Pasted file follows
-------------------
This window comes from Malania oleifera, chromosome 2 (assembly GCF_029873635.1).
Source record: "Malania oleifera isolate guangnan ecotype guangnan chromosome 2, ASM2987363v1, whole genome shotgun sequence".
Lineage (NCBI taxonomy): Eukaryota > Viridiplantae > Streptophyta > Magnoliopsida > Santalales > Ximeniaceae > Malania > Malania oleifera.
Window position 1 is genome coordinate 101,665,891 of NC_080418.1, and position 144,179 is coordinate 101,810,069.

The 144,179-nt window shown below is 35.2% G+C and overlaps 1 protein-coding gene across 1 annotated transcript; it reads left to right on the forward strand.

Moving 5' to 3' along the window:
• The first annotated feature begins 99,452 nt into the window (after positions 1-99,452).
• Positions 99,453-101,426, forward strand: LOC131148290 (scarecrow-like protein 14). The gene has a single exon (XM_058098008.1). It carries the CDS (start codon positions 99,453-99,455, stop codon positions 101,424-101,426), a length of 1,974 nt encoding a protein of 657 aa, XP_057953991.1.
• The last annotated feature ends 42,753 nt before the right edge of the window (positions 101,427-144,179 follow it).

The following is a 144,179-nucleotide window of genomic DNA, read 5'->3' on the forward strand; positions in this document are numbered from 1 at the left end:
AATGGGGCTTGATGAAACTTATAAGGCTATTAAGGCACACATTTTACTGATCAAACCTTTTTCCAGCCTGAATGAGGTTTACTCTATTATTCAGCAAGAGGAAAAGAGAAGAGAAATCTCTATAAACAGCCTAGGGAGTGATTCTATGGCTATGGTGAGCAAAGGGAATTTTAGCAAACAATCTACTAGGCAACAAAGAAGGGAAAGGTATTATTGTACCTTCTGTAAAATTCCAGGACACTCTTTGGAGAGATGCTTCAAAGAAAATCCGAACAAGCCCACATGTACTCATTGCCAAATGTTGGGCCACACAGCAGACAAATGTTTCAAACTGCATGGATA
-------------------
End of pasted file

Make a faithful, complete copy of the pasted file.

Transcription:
This window comes from Malania oleifera, chromosome 2 (assembly GCF_029873635.1).
Source record: "Malania oleifera isolate guangnan ecotype guangnan chromosome 2, ASM2987363v1, whole genome shotgun sequence".
Lineage (NCBI taxonomy): Eukaryota > Viridiplantae > Streptophyta > Magnoliopsida > Santalales > Ximeniaceae > Malania > Malania oleifera.
Window position 1 is genome coordinate 101,665,891 of NC_080418.1, and position 144,179 is coordinate 101,810,069.

The 144,179-nt window shown below is 35.2% G+C and overlaps 1 protein-coding gene across 1 annotated transcript; it reads left to right on the forward strand.

Moving 5' to 3' along the window:
• The first annotated feature begins 99,452 nt into the window (after positions 1-99,452).
• Positions 99,453-101,426, forward strand: LOC131148290 (scarecrow-like protein 14). The gene has a single exon (XM_058098008.1). It carries the CDS (start codon positions 99,453-99,455, stop codon positions 101,424-101,426), a length of 1,974 nt encoding a protein of 657 aa, XP_057953991.1.
• The last annotated feature ends 42,753 nt before the right edge of the window (positions 101,427-144,179 follow it).

The following is a 144,179-nucleotide window of genomic DNA, read 5'->3' on the forward strand; positions in this document are numbered from 1 at the left end:
AATGGGGCTTGATGAAACTTATAAGGCTATTAAGGCACACATTTTACTGATCAAACCTTTTTCCAGCCTGAATGAGGTTTACTCTATTATTCAGCAAGAGGAAAAGAGAAGAGAAATCTCTATAAACAGCCTAGGGAGTGATTCTATGGCTATGGTGAGCAAAGGGAATTTTAGCAAACAATCTACTAGGCAACAAAGAAGGGAAAGGTATTATTGTACCTTCTGTAAAATTCCAGGACACTCTTTGGAGAGATGCTTCAAAGAAAATCCGAACAAGCCCACATGTACTCATTGCCAAATGTTGGGCCACACAGCAGACAAATGTTTCAAACTGCATGGATA